He's Making It Up
In the early weeks of September—the
beginning of my senior year in high school—Mr. David Faber, Holocaust
survivor and author of Because of Romek, came to talk to us about his
tragic experience during the war. His poignant words stirred most of the
lethargic students out of their morning reveries with statements like “my
brother was tortured…” But these bitter accounts were pierced by a much
more evil sound. “He’s making it up,” came a voice from across the hall,
quiet enough to evade the ever alert ears of authority, but loud enough to
make their impression: already, people are forgetting. I do not wish to
suggest that the person who made this statement actually believed that Mr.
Faber’s experience was fictitious, but if he had the impudence to utter
such a vile thing in public, what will the youth of the world be saying
come another fifty years?
“Today is history. Today will be remembered. Years from now the young will ask with wonder about this day. Today is history and you are part of it.” These were the words of Amon Goeth in Schindler’s List, one of today’s most widely celebrated movies concerning the Holocaust. Will that day, however, be remembered? Have we reached a time, where, so blinded by the comforts of the world around us, we forget the tragedies of the past? It appears so, as the war on terror wages on, raising the death toll of our fellow human beings every day. Every hate crime that is committed, every gun that is loaded, cocked, and shot at another person is a demonstration of our forgetting the past and rapidly regressing, a metaphor for apathy and savagery. Why should we pass the knowledge of the past on to the future? It is written in history books, is it not? Is there not enough tribute to it already? And the answer, quite plainly, is no. Of course there are books written about the Holocaust, and there are movies and monuments. But for how long will these things last if we gradually allow them to be forgotten? If we say to ourselves, enough is enough, let us move on, how long will it be before someone else decides to wipe out an entire race? Every time you see a swastika spray-painted on a back alley wall; and the Ku Klux Klan wants to rally in New York City; and a child—the very fiber that makes up the future—says, in the presence of a Holocaust survivor, that “it never happened;” you are witnessing the past being erased. So why, exactly, must we teach and reteach the memory and history of the Holocaust to newer generations? Because only in the hands of the future generations, when all Holocaust survivors have passed on, and even their immediate descendents have gone, only there may the knowledge of the truth remain unforgotten.
The most stunning aspect of the Holocaust, to me, is the fact that an event as astounding and awesome in its sheer magnitude was even allowed to take place. It is a ridiculous notion in this day and age to suggest the deaths of millions and millions of human beings, and yet a mere few decades ago a great many people thought it was a terrific idea. Little children were taught to believe that Jews were bad people, and they believed it. Even as people were dragged from their homes, thrown out into the streets, and eventually taken to camps where they faced their deaths, even then people turned a blind eye. For every person that took another into his or her home to protect them from the tyranny of the Nazis, there were a thousand others who would rather join the forces of Hitler’s army. Is this to say that people are inherently evil? Certainly not, for every day one witnesses the heroism of individuals across the world, and why should the present time in history be any different from that of the Holocaust? Is it because there was as yet no precedent to these atrocities to warn people of what was to come? Is it really that old explanation that Germany needed a scapegoat for its financial instability at the time? Was that truly the precursor to one of the world’s greatest tragedies to date? How strange it all is.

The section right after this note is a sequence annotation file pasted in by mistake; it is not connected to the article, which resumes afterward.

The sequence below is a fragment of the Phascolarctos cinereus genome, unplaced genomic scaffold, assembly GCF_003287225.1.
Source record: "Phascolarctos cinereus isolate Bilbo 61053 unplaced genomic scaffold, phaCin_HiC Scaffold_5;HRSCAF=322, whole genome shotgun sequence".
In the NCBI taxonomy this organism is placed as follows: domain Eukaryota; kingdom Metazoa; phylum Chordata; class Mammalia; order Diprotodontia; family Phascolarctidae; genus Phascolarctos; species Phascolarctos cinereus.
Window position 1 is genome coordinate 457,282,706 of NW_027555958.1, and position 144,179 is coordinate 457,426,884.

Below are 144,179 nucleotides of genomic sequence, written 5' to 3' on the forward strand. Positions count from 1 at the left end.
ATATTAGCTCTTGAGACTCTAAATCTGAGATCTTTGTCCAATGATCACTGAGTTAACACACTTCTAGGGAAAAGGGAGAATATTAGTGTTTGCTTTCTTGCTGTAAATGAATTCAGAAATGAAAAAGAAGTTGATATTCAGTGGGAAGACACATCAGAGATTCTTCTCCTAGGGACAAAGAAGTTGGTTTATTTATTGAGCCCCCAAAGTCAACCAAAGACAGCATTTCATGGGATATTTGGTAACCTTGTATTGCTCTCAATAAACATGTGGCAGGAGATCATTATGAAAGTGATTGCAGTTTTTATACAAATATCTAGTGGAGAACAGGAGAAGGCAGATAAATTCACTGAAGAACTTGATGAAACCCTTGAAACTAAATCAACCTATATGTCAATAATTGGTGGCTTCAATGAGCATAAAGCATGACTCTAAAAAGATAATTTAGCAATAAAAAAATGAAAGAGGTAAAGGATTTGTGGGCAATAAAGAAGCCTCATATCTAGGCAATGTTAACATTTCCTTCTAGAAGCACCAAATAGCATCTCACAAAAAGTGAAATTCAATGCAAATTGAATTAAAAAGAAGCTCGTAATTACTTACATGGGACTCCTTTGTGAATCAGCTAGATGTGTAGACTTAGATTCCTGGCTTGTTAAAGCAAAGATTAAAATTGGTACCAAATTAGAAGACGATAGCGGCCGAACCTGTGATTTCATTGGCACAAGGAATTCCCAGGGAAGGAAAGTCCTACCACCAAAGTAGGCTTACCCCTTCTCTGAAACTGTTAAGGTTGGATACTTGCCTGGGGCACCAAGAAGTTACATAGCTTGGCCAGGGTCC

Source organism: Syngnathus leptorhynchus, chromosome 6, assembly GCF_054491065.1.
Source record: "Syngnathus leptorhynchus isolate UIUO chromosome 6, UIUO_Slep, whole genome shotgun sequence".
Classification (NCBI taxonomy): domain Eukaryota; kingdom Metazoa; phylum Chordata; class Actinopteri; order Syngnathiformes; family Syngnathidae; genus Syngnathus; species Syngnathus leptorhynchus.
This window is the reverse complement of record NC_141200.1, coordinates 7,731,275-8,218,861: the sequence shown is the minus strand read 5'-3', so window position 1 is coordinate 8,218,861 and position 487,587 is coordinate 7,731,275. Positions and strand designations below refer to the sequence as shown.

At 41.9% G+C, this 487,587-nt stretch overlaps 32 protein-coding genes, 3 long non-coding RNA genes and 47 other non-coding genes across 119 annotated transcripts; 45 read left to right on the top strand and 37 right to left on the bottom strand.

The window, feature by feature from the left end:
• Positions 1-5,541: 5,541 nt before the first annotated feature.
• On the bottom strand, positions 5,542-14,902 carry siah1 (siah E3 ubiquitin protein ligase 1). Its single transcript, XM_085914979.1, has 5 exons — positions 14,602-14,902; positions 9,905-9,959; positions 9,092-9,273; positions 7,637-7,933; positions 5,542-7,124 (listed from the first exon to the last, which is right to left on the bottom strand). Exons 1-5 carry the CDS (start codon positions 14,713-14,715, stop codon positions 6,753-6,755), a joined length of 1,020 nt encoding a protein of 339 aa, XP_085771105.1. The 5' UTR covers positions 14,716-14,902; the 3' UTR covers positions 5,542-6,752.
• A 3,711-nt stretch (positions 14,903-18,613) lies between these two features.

With all that said, it seems like the future generations, that is, the youth of today, hold a certain responsibility to keep society free of discrimination and violence. To begin with, everyone needs to take it upon him or herself to refrain from making prejudiced comments in everyday situations. It seems that all too often kids use the word “Jew” synonymously with cheap, the word “gay” associated with stupidity or badness, the word “nigger” as a familiarity. People do not realize that when one says these words enough, they become an accepted part of one’s lexicon, and discriminatory tendencies begin to go unnoticed.
“Indifference, to me, is the epitome of evil,” said Elie Wiesel. Saying bigoted things is a demonstration of indifference, both towards other peoples’ feelings, and the consequences of said thing. Consequently, everyone needs to make sure that they alert others of their use of these words in a derogatory fashion. Kids need to maintain their courage by telling the offender that what they have said is wrong and offensive. They need to explain that, even as a joke, these things should not be said, because they may ultimately lead to a penchant for violence. And even if there is no threat of violence, people should maintain a level of respect towards one another at all times, because that is what defines humanity. That, in fact, is the fundamental source of the Holocaust and present-day genocides: a loss of respect and decency towards one another, towards mankind.
Mr. Faber’s speech that day did not end on a dismal note, however. His final message to the thousand kids gathered in the auditorium of Bethel High was “I believe in you.” And after all, the thoughtless comment made by the student represented the opinion of one person. Nine hundred ninety nine other people left with tears in their eyes. We might be headed in the right direction after all.
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